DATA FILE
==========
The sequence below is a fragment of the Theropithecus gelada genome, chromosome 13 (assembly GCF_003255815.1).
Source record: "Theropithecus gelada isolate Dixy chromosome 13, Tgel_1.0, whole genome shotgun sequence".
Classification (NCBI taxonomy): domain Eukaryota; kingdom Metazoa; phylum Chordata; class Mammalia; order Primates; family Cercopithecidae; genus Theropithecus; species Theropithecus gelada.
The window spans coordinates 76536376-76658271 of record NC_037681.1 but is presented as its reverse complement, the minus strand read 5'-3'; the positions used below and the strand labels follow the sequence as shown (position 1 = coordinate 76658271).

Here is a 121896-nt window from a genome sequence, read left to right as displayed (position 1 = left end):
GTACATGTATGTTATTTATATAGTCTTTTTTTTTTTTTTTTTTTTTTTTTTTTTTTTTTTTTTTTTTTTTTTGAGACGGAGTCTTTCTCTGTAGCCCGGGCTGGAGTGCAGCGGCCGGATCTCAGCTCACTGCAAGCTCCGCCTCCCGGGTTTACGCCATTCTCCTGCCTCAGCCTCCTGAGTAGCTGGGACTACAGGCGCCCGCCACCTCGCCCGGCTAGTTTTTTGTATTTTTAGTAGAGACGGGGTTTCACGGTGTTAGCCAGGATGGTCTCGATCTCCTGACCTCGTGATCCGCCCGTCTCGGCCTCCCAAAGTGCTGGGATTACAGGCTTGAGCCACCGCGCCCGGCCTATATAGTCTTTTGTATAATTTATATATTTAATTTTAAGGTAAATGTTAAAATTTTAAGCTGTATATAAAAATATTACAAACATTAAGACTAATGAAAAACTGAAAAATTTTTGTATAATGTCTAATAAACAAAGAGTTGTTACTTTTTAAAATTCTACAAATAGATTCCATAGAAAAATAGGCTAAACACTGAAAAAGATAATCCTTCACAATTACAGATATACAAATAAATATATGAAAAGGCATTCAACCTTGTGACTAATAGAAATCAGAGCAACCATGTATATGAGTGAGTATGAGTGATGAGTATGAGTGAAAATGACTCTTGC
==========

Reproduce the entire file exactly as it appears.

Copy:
The sequence below is a fragment of the Theropithecus gelada genome, chromosome 13 (assembly GCF_003255815.1).
Source record: "Theropithecus gelada isolate Dixy chromosome 13, Tgel_1.0, whole genome shotgun sequence".
Classification (NCBI taxonomy): domain Eukaryota; kingdom Metazoa; phylum Chordata; class Mammalia; order Primates; family Cercopithecidae; genus Theropithecus; species Theropithecus gelada.
The window spans coordinates 76536376-76658271 of record NC_037681.1 but is presented as its reverse complement, the minus strand read 5'-3'; the positions used below and the strand labels follow the sequence as shown (position 1 = coordinate 76658271).

Here is a 121896-nt window from a genome sequence, read left to right as displayed (position 1 = left end):
GTACATGTATGTTATTTATATAGTCTTTTTTTTTTTTTTTTTTTTTTTTTTTTTTTTTTTTTTTTTTTTTTTGAGACGGAGTCTTTCTCTGTAGCCCGGGCTGGAGTGCAGCGGCCGGATCTCAGCTCACTGCAAGCTCCGCCTCCCGGGTTTACGCCATTCTCCTGCCTCAGCCTCCTGAGTAGCTGGGACTACAGGCGCCCGCCACCTCGCCCGGCTAGTTTTTTGTATTTTTAGTAGAGACGGGGTTTCACGGTGTTAGCCAGGATGGTCTCGATCTCCTGACCTCGTGATCCGCCCGTCTCGGCCTCCCAAAGTGCTGGGATTACAGGCTTGAGCCACCGCGCCCGGCCTATATAGTCTTTTGTATAATTTATATATTTAATTTTAAGGTAAATGTTAAAATTTTAAGCTGTATATAAAAATATTACAAACATTAAGACTAATGAAAAACTGAAAAATTTTTGTATAATGTCTAATAAACAAAGAGTTGTTACTTTTTAAAATTCTACAAATAGATTCCATAGAAAAATAGGCTAAACACTGAAAAAGATAATCCTTCACAATTACAGATATACAAATAAATATATGAAAAGGCATTCAACCTTGTGACTAATAGAAATCAGAGCAACCATGTATATGAGTGAGTATGAGTGATGAGTATGAGTGAAAATGACTCTTGC